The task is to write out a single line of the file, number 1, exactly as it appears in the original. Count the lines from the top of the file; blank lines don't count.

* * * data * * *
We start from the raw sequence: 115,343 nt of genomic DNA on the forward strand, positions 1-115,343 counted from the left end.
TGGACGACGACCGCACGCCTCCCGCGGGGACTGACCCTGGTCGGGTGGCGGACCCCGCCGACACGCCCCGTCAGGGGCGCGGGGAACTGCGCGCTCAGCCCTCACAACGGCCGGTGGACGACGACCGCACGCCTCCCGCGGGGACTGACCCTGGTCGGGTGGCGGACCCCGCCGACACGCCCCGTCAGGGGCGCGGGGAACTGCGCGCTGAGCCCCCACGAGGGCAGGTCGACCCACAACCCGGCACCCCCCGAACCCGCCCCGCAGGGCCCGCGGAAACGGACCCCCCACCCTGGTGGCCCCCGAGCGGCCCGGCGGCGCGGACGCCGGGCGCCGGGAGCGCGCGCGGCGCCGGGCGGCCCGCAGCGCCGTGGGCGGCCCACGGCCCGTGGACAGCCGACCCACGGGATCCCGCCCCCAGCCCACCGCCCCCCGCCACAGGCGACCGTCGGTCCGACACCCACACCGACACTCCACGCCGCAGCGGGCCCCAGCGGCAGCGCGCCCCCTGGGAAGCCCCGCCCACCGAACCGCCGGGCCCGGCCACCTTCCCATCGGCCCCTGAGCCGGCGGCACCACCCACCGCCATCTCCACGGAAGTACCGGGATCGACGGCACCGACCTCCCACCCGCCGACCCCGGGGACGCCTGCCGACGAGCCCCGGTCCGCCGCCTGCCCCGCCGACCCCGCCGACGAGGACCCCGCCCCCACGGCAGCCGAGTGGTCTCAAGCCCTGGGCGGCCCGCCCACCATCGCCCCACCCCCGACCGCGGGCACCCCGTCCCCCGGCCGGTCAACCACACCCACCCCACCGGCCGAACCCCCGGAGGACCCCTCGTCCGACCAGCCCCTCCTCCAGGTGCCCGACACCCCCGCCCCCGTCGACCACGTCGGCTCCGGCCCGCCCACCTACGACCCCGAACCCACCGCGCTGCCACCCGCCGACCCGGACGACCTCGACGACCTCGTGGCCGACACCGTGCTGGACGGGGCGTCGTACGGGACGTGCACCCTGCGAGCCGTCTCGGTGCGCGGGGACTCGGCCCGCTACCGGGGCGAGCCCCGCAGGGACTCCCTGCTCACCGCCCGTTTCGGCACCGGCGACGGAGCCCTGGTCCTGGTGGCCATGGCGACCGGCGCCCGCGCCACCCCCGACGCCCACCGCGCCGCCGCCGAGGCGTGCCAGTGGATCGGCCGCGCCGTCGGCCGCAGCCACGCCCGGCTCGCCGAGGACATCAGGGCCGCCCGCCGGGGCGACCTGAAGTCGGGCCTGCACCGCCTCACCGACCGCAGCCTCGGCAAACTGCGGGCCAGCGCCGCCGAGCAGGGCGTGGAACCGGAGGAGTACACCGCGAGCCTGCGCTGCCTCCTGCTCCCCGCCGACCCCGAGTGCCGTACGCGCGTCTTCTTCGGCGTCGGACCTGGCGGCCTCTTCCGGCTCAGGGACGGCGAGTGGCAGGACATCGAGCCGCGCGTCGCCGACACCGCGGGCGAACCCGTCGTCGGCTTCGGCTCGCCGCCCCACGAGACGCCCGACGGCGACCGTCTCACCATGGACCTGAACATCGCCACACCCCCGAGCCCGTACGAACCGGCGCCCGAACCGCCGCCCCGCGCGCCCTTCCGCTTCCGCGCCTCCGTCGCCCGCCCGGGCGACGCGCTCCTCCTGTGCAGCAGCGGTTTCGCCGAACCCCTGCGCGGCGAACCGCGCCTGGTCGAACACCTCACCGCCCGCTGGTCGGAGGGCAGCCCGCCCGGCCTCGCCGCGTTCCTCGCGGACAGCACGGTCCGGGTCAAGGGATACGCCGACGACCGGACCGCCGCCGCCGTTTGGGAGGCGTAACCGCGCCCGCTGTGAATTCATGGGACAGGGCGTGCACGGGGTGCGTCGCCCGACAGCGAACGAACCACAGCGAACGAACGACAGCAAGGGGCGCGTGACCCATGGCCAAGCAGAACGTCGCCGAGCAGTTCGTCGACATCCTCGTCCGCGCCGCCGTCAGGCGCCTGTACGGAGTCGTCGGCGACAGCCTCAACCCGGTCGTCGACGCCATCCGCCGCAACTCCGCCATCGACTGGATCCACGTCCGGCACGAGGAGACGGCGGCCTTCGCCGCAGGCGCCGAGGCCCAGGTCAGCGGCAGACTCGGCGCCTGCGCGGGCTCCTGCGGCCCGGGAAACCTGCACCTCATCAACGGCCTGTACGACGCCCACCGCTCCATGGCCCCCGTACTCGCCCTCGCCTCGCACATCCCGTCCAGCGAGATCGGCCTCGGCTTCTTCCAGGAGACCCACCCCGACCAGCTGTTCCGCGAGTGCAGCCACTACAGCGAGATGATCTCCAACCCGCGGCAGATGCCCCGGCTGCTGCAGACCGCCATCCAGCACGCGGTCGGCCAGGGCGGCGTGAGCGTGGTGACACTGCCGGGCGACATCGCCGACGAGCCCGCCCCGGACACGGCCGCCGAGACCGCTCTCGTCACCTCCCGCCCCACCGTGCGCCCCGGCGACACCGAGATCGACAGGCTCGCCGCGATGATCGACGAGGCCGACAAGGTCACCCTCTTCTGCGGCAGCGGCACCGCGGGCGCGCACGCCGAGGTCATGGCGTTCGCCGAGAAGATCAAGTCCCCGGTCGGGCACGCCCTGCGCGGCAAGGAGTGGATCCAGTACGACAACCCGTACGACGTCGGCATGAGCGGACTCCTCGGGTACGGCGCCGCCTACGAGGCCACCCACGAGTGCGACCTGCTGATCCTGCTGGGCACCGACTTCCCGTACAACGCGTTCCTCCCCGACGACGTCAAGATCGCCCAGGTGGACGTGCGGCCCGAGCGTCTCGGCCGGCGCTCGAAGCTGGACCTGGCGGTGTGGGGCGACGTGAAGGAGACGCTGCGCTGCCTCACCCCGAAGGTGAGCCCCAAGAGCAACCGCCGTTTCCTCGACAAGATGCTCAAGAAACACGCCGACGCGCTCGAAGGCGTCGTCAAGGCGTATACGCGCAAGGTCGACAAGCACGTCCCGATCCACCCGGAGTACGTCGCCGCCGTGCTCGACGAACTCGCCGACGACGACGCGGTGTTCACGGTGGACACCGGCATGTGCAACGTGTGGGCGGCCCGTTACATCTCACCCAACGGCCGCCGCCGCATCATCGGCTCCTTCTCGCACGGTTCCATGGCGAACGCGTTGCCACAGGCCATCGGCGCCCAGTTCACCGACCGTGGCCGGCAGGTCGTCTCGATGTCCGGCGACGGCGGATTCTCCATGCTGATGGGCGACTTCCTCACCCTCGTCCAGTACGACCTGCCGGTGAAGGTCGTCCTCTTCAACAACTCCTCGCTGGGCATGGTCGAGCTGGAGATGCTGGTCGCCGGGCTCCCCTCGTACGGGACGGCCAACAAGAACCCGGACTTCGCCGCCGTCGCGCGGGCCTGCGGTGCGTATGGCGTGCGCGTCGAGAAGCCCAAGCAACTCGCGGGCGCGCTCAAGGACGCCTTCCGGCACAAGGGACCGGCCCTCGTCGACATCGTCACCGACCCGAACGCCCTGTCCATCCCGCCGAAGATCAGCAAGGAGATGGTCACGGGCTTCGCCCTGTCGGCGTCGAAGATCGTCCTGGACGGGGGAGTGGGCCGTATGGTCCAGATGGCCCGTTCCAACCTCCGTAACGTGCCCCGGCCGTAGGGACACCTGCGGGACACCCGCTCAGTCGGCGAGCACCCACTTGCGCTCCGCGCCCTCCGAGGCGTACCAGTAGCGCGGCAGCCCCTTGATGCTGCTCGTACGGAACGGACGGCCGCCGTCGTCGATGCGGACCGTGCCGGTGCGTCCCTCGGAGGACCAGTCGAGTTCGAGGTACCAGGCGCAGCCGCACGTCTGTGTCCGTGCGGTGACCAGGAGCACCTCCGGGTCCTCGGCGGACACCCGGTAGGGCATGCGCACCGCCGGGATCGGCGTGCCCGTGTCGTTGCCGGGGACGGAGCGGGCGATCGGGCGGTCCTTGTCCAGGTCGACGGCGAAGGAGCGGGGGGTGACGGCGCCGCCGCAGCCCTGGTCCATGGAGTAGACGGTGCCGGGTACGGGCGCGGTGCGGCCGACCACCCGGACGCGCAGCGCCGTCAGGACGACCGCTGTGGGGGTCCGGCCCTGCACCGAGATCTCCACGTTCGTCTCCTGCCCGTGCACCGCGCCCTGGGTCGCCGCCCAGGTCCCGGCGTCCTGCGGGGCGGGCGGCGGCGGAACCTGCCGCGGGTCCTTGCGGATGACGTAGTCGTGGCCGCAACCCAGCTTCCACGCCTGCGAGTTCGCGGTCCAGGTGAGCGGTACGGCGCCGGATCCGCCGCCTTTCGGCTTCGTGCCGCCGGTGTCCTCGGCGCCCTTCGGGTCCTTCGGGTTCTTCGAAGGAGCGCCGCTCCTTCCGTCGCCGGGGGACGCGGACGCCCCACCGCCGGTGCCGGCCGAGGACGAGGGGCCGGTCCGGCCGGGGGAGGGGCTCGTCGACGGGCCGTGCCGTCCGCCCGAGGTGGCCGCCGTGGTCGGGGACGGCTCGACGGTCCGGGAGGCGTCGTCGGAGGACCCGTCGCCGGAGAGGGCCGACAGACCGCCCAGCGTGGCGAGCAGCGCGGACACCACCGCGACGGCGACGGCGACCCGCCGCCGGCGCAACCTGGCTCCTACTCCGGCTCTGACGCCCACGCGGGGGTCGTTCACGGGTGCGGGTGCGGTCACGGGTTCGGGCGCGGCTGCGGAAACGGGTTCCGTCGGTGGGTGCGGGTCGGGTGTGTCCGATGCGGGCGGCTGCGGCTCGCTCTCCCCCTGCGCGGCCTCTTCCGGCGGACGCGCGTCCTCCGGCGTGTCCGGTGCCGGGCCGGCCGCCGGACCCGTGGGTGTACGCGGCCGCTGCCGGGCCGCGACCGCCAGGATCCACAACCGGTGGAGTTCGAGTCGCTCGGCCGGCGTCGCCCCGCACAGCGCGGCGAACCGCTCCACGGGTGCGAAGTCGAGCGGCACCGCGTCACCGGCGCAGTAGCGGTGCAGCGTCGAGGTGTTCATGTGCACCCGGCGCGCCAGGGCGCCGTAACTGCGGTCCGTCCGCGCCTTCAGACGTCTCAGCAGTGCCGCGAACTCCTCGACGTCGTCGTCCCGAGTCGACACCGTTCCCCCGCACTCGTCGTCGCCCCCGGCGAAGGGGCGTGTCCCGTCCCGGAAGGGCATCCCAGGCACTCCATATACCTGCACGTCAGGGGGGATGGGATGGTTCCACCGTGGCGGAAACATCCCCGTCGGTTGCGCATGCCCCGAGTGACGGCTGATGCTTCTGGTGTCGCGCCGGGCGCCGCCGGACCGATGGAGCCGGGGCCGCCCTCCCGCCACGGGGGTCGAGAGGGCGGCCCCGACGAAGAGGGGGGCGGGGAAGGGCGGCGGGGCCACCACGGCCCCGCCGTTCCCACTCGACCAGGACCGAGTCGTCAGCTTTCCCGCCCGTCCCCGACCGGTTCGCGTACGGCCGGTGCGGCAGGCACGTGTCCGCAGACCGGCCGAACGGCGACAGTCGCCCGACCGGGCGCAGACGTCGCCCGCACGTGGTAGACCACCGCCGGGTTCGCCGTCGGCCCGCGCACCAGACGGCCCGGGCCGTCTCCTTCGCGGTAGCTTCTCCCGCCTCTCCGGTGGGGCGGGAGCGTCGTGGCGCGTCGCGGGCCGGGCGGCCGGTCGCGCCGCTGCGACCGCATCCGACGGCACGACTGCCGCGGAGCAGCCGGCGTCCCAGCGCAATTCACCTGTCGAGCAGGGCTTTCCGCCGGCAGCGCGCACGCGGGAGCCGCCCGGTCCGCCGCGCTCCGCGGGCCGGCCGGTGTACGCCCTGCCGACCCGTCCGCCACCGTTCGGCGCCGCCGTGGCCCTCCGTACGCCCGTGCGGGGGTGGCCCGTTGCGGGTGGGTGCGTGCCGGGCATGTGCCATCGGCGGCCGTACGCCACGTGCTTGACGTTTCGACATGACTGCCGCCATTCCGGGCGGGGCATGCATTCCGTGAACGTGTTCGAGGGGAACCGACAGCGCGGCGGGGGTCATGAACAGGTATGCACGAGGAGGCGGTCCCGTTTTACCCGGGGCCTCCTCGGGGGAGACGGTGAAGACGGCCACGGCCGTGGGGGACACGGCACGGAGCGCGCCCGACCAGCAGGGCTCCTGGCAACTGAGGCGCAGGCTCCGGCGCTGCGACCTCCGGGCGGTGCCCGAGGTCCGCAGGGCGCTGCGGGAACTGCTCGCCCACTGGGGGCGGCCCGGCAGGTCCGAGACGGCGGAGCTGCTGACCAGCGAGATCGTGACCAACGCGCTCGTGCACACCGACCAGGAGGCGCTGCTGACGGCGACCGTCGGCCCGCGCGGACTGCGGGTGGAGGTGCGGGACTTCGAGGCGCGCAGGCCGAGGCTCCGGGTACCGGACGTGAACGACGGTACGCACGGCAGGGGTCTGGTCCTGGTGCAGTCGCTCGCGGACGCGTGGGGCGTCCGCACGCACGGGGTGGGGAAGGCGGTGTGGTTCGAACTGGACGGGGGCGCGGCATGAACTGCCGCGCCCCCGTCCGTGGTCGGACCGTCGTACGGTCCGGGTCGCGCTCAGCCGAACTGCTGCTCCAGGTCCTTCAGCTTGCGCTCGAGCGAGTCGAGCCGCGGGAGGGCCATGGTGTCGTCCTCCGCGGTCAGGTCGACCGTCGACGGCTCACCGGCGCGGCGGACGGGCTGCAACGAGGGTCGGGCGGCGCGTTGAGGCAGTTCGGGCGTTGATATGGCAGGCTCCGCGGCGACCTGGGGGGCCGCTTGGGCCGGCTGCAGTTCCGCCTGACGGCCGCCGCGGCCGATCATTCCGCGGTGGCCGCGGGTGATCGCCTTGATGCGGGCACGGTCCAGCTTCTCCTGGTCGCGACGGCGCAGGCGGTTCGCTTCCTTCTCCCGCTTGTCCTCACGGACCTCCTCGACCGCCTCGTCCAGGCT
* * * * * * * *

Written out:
We start from the raw sequence: 115,343 nt of genomic DNA on the forward strand, positions 1-115,343 counted from the left end.